I posted this on another blog which is going to be shut down soon, so I’m reposting it here.
From GIRightslawyer.com Blog (June 8, 2009):
On Sunday, my favorite high school teacher died, Bob Sperry.
I’m still pretty upset about it. A few weeks ago, I was thinking about him and his classes and wanted to get in touch with him. I did a Google search and checked to see if he was on Facebook but didn’t try looking anymore after that. I meant to ask my mother (who used to teach at the same school he did, and keeps in touch with all of my old teachers there) about him and if she knew where he was living and what he was up to now, but didn’t.
Fast forward a few weeks and I got a facebook message from a high school classmate, saying that he was nearing the end of a struggle with cancer. And then about 24 hours later he was already gone.
I feel such a loss and wish so bad I could talk to him again. His classes were nothing short of revolutionary. Remember this is Newcastle, Oklahoma. There were notable exceptions like Mr. Sperry, but most of our teachers were just biding time. (especially some of the teacher/coaches, who would spend science and history class time to read the newspaper or talk sports)
And to say the least the academic emphasis of the school was often less than serious. If you were a sports star you were somebody. If you weren’t, then tough cookies. (to give you an example of this, I was actually kicked out of my English class for asking too many questions, because to quote my teacher, “we accidently enrolled you in this class, but it’s really mostly for the jocks” — I think she said something to about me being a smarta** too, but that’s another story) And let’s not even discuss the excessive school discipline and the selective enforcement of school rules against some people and not others.
But Mr. Sperry was different. He took his job seriously. In fact, he saw high school as being about true college preparation and he endeavored to largely teach his high school classes like a college class. He lectured using a rough outline he would write on the chalk board (he expected us to copy this outline in our notebooks and to take notes), but of his outline went far, far afield from the normal text.
I had Mr. Sperry for two years of high school. The first year was for American History (I think it was American history from the Civil war onward — his take on the Civil war was extremely compelling, I especially remember the discussion of the demographics of the antebellum American South).
The second year was honors history, one semester was the American West, the other semester was the 1960’s.
The American West class was nothing short of amazing. He loved the West and brought his love to the subject to the class, but he didn’t sugarcoat anything. We learned about the cowboys, but not just the hollywood version, but rather what it was really like to be a cowboy on the great cattle drives. And we learned American History from the Indian perspective. He assigned us chapters to read and review from Dee Brown’s Bury my Heart at Wounded Knee (but he got me so interested in the subject, that I read the whole book… this was especially meaningful as I had only learned a few years earlier of my own native heritage), and this flipped everything on its head. History looks very different from the standpoint of oppressed. — And of course there was the field trip to the Mountain Man Roundevoux at Fort Washita. That was so cool (of course my memories of that day are probably tinged with the memories of spending time with my then girlfriend 😉 Mr. Sperry was cool in my eyes too, because when we watched the Lonesome Dove mini-series in that class, he didn’t get on to me for holding hands with my girlfriend while watching… those were sweet times)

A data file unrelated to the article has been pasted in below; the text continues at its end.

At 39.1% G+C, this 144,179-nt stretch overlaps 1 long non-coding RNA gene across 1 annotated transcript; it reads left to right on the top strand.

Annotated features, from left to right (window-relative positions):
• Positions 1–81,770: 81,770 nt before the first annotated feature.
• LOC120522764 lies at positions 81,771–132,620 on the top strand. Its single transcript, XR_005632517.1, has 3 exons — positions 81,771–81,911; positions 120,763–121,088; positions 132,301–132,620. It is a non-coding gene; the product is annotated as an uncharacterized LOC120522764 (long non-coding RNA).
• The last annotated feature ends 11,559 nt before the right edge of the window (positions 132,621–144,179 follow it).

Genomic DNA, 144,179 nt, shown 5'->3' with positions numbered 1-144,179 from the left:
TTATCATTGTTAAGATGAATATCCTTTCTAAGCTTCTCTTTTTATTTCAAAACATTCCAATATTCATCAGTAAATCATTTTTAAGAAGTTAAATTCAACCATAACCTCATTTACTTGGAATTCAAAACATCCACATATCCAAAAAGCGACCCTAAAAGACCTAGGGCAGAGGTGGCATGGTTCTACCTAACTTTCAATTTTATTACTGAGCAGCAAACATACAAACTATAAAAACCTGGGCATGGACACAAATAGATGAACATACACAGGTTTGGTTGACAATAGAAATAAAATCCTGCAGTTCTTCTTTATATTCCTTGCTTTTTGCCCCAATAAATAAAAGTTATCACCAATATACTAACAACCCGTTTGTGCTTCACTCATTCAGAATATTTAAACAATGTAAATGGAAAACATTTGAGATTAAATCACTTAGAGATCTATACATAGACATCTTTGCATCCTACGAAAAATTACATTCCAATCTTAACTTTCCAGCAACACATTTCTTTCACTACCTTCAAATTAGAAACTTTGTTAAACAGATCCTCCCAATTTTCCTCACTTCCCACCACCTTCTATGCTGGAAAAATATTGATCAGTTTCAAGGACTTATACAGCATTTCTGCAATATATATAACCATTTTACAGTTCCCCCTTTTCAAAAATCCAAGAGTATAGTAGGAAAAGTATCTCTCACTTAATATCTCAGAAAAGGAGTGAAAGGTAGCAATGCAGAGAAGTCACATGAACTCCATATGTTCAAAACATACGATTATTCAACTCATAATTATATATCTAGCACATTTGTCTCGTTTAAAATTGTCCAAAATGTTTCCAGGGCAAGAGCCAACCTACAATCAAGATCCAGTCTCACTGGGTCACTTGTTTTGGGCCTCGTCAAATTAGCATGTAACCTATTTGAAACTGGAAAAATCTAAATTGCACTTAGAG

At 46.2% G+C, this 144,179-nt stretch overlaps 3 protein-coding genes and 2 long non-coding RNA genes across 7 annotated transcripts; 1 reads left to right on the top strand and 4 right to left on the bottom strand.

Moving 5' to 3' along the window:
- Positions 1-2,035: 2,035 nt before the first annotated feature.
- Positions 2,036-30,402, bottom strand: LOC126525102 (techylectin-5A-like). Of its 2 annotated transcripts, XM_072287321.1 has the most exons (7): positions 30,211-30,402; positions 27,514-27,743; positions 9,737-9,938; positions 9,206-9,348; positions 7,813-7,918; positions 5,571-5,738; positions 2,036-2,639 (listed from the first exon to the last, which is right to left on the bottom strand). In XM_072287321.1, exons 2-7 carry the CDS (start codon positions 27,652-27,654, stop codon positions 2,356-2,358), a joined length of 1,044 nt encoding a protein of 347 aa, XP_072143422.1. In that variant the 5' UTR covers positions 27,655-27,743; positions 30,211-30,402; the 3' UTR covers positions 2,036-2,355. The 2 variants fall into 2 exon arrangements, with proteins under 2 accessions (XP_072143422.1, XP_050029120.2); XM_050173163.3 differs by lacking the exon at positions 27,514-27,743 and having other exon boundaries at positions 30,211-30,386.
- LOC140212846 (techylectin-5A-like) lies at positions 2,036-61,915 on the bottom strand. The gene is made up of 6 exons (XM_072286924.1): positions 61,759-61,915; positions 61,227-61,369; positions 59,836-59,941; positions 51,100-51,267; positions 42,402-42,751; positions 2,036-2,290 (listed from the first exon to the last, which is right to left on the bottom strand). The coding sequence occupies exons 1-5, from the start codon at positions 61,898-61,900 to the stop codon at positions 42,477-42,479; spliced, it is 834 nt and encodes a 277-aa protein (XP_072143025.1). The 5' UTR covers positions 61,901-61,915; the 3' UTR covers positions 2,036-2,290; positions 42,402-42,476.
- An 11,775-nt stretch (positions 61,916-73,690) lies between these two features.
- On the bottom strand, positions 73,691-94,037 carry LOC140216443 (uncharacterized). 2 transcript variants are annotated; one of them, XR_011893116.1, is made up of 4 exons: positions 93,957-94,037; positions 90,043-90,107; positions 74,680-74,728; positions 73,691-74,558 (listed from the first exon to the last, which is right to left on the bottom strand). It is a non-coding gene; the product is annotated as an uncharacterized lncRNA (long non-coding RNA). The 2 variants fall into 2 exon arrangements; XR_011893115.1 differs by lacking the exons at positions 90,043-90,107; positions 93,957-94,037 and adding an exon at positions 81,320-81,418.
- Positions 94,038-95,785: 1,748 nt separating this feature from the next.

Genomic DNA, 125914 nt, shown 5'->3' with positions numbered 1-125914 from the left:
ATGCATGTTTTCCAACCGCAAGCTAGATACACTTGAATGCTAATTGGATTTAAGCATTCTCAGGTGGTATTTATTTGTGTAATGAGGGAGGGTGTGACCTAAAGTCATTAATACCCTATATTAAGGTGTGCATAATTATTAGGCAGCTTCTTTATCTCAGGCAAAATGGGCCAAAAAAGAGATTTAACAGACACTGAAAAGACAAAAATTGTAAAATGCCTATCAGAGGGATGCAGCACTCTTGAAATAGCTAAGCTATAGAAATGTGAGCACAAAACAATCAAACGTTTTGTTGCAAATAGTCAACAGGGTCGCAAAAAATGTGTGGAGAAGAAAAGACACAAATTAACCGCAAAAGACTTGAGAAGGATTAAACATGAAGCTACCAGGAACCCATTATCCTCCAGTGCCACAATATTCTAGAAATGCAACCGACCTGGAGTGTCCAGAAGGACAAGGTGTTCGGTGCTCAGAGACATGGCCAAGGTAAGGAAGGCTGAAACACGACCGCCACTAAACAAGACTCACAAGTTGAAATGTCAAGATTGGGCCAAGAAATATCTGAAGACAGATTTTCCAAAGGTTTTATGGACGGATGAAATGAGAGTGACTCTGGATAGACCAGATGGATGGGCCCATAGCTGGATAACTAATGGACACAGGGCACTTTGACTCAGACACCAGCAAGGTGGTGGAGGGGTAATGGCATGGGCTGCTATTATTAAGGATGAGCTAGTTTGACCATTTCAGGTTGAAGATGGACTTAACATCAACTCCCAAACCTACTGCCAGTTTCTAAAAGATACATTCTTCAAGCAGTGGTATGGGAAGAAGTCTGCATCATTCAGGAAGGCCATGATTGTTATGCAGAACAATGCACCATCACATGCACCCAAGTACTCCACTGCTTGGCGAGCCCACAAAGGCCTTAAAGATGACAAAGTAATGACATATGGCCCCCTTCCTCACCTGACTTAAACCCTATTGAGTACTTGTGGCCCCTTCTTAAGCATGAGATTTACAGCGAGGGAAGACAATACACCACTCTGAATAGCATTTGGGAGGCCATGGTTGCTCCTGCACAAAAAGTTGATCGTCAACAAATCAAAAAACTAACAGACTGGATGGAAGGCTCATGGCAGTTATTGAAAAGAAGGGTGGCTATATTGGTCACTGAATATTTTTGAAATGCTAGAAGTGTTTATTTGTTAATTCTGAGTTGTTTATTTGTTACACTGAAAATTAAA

The other semester was the 1960’s class. Mr. Sperry didn’t gloss over anything but gave us a full and comprehensive view of the decade and its events. He started in the late 50’s. We learned about the Civil Rights movement. (and not just the hunky-dory everything is good now version either… for instance he told us how the forced busing ruling in Oklahoma City caused white flight and the doubling of the school enrollment of Newcastle in one year, I believe in either 1973 or 1974… and also how the KKK was active in that era in Newcastle) Then we moved forward to the Vietnam war, starting with the history of French and Japanese colonialism in Vietnam, the fact that Ho Chi Minh asked for US support in the fight against the French but we refused (so then of course, he turned to the USSR for help). We learned about the puppet governments in South Vietnam and how the US (even under “good” presidents like JFK) assasinated South Vietnamese leaders who wouldn’t do what we told them to do. And we learned about the Domino theory and how that the leadership of the US were blinded by the theory so bad that they lost sight of reality and kept sending in more and more troops. And we learned about the Tet offensive, of the hard fighting of the Vietcong and how that the war came home to American TV’s in a way that war had never done before.